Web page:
My plan offers the fiscally responsible approach: It invests $3.7 billion in public education and it gives millions of Texans who are over-taxed an immediate 17 percent average tax rate reduction in school operations taxes.
My plan provides homeowners and those who own rental property nearly $3.2 billion in initial property tax relief. This amounts to an annual tax cut of $418 for an owner of an average-priced home.
To put the property tax picture in perspective, from 1993 to 2002, school property taxes increased 26 cents for every $100 of assessed value. If Texas legislators pass into law my property tax cut, they can reverse nearly a decade's worth of school property tax rate increases with just one vote.
Here is how it would work: My plan will lower residential rates by 25 cents and establish a business rate at a dollar 40. Residential property tax rates will be capped at a dollar 25 and businesses at the dollar 40.
Today, the average school property operational tax is a dollar 45 on homeowners and employers so virtually every residential taxpayer, and the vast majority of employers, will see their school property taxes cut under my plan.
These are real tax cuts not tax shifts.
I also want to put a guarantee in the Texas Constitution to use surplus state dollars in future years to further reduce school property taxes until the maximum rate is 75 cents for both homeowners and employers.
Two-thirds of surplus dollars in future budgets will be dedicated to increase funding for education and additional property tax relief, and the other third will be dedicated to other priorities.
This means in times of economic growth, Texas homeowners and employers will see their school property tax rates go down even further, and Texas public schools will get additional resources.
The third aspect of my plan ensures that the State of Texas funds the education of every child fairly, regardless of the financial means of a local community. As a native of Paint Creek, Texas and the product of a rural school where we played 6-man football, the teachers lived on campus and the principal drove the school bus I am 100 percent committed to equity in education funding.
Equity in funding ensures equality in opportunity. I will not waver in this commitment. In fact, I want to improve upon it. The funding system under my plan provides that approximately 98 percent of students will be in an equalized system in the future, up from some estimates of 85 percent under the current system.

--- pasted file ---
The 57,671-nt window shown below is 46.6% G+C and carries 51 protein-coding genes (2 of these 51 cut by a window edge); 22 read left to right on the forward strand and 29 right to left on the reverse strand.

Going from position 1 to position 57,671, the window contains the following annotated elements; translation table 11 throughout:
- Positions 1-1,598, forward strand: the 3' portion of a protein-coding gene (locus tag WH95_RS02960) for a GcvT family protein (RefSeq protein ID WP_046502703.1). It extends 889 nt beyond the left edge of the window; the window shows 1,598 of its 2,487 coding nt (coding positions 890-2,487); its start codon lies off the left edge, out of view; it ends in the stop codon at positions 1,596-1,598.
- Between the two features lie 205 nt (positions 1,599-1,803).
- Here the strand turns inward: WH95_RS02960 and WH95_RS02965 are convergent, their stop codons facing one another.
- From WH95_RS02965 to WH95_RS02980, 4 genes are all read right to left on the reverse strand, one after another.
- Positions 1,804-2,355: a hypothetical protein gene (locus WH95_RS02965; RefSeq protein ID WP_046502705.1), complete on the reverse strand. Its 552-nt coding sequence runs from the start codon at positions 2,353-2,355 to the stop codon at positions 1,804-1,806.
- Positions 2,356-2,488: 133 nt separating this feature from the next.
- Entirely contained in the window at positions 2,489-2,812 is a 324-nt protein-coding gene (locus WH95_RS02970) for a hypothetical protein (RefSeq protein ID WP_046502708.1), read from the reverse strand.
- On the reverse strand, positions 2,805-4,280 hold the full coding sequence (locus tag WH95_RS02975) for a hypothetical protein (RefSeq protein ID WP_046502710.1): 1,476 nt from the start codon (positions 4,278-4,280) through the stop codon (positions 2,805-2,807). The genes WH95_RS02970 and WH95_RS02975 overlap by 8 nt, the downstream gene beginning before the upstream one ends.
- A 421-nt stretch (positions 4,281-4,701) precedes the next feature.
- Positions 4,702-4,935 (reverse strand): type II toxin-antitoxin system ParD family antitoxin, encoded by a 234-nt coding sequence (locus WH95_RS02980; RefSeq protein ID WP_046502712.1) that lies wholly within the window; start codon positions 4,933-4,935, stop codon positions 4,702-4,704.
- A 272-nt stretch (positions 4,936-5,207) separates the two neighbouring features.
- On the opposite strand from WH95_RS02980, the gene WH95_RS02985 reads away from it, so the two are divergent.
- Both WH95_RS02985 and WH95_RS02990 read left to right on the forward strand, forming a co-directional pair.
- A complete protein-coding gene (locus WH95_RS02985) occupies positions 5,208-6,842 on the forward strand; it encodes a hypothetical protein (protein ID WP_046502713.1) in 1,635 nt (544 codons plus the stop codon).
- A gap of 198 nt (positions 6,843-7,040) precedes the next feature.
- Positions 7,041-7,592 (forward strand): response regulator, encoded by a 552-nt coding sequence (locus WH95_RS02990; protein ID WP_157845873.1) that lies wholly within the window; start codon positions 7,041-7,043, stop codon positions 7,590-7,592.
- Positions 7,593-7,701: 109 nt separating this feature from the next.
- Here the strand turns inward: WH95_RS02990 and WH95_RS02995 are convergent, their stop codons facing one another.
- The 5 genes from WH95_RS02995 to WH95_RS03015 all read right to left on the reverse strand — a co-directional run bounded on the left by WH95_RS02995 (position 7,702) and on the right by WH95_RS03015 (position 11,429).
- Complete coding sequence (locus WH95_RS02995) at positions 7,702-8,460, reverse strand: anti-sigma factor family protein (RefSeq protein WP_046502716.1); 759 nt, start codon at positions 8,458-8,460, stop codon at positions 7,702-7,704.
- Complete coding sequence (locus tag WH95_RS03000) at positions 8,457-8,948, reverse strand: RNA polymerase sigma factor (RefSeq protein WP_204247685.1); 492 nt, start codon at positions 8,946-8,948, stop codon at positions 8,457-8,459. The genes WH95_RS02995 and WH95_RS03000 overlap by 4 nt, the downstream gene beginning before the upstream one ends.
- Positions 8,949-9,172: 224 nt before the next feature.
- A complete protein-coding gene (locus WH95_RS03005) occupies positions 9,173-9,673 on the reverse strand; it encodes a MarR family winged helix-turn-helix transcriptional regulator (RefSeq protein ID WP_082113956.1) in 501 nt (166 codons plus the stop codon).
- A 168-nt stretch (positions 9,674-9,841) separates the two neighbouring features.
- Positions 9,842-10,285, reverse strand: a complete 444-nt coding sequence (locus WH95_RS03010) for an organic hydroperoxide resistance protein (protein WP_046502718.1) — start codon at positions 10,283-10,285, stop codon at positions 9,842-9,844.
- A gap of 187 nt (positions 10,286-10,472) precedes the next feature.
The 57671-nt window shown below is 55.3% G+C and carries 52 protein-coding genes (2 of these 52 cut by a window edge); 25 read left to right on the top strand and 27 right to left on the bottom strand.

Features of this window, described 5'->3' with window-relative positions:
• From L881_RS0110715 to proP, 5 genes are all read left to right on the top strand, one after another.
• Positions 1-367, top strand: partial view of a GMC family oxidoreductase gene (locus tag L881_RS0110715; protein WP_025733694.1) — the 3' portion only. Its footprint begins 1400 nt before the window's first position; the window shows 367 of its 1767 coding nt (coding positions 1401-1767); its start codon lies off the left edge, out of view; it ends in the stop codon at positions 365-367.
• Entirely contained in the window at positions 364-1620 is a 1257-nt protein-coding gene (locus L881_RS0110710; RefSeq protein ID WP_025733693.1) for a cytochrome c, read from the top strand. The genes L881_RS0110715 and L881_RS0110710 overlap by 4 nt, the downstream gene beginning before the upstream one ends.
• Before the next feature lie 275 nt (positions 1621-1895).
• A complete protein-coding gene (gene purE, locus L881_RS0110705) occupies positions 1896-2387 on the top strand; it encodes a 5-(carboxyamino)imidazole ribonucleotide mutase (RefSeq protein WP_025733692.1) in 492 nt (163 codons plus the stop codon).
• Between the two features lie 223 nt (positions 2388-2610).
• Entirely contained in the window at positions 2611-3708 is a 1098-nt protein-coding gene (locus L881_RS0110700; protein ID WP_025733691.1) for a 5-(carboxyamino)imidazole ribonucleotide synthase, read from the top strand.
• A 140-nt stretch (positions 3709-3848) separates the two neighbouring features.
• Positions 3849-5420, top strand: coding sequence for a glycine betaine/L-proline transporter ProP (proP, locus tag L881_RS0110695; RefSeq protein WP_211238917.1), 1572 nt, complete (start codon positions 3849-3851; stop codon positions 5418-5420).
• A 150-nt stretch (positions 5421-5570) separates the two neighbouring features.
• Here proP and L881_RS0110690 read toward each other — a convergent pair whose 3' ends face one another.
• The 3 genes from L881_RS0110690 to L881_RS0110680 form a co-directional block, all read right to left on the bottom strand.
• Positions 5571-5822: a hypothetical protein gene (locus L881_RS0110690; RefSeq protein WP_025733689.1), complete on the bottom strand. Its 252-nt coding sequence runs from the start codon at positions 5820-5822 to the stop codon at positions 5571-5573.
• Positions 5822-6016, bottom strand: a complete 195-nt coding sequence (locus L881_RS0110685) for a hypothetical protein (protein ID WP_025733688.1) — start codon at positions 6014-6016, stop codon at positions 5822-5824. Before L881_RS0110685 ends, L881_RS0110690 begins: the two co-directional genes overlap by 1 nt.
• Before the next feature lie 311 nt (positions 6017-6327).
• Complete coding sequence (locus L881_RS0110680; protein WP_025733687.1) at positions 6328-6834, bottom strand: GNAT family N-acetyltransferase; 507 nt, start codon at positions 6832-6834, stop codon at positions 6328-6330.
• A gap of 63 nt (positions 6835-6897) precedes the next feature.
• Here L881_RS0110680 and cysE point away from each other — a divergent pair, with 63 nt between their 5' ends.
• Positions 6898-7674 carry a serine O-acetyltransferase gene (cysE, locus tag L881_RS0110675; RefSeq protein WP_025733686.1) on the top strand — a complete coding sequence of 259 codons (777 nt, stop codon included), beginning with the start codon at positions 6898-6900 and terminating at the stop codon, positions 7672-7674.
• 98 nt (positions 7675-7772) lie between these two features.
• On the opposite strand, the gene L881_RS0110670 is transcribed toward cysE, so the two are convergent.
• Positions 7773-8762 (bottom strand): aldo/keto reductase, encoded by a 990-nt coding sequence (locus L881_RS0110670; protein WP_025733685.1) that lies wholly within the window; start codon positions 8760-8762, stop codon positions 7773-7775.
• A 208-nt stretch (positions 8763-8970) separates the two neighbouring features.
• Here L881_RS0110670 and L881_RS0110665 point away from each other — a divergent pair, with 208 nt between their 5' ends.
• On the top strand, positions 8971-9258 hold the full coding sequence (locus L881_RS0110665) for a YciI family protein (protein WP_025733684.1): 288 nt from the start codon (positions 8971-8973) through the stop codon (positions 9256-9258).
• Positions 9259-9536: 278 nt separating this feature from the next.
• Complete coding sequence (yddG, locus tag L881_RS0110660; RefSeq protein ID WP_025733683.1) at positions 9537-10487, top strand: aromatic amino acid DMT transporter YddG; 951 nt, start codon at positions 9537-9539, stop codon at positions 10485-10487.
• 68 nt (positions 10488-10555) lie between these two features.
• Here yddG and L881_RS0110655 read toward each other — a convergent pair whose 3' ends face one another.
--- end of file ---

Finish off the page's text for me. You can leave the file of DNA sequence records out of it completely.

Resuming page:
Under my plan, the era of Robin Hood ends. Local residential dollars will remain in local communities to be spent on local schools by local leaders. No longer will residential property taxpayers see their money spent elsewhere.
School taxes collected on residential property would continue to flow directly to the schools, while school taxes on business properties would be collected by the state. The funds that property wealthy districts provide to other school districts under the Robin Hood formula today would instead be provided directly by the state, which will take on the burden of addressing funding gaps.
My plan eliminates the divisive Robin Hood funding scheme at a fraction of the cost of other proposals leaving more money that is better spent on our public schools.
Not only should we eliminate Robin Hood at a cost we can afford, we should preserve local control over how education dollars are spent and one way my plan preserves local control, in addition to keeping residential properties on the local tax roll, is by allowing voters to approve local enrichment funding for unique local needs.
By equitably funding education and maintaining local control over local dollars, we can take the divisiveness out of the system that pits community against community, and focus all Texans on one shared goal: improving the education of our children.
To be clear, I am calling for the creation of a constitutionally linked tax roll, which is vastly different than what some will call a split tax roll.
My plan benefits and protects business property taxpayers as well as residential taxpayers. Because residential and employer rates will be constitutionally linked, they will be reduced until both are at the same rate.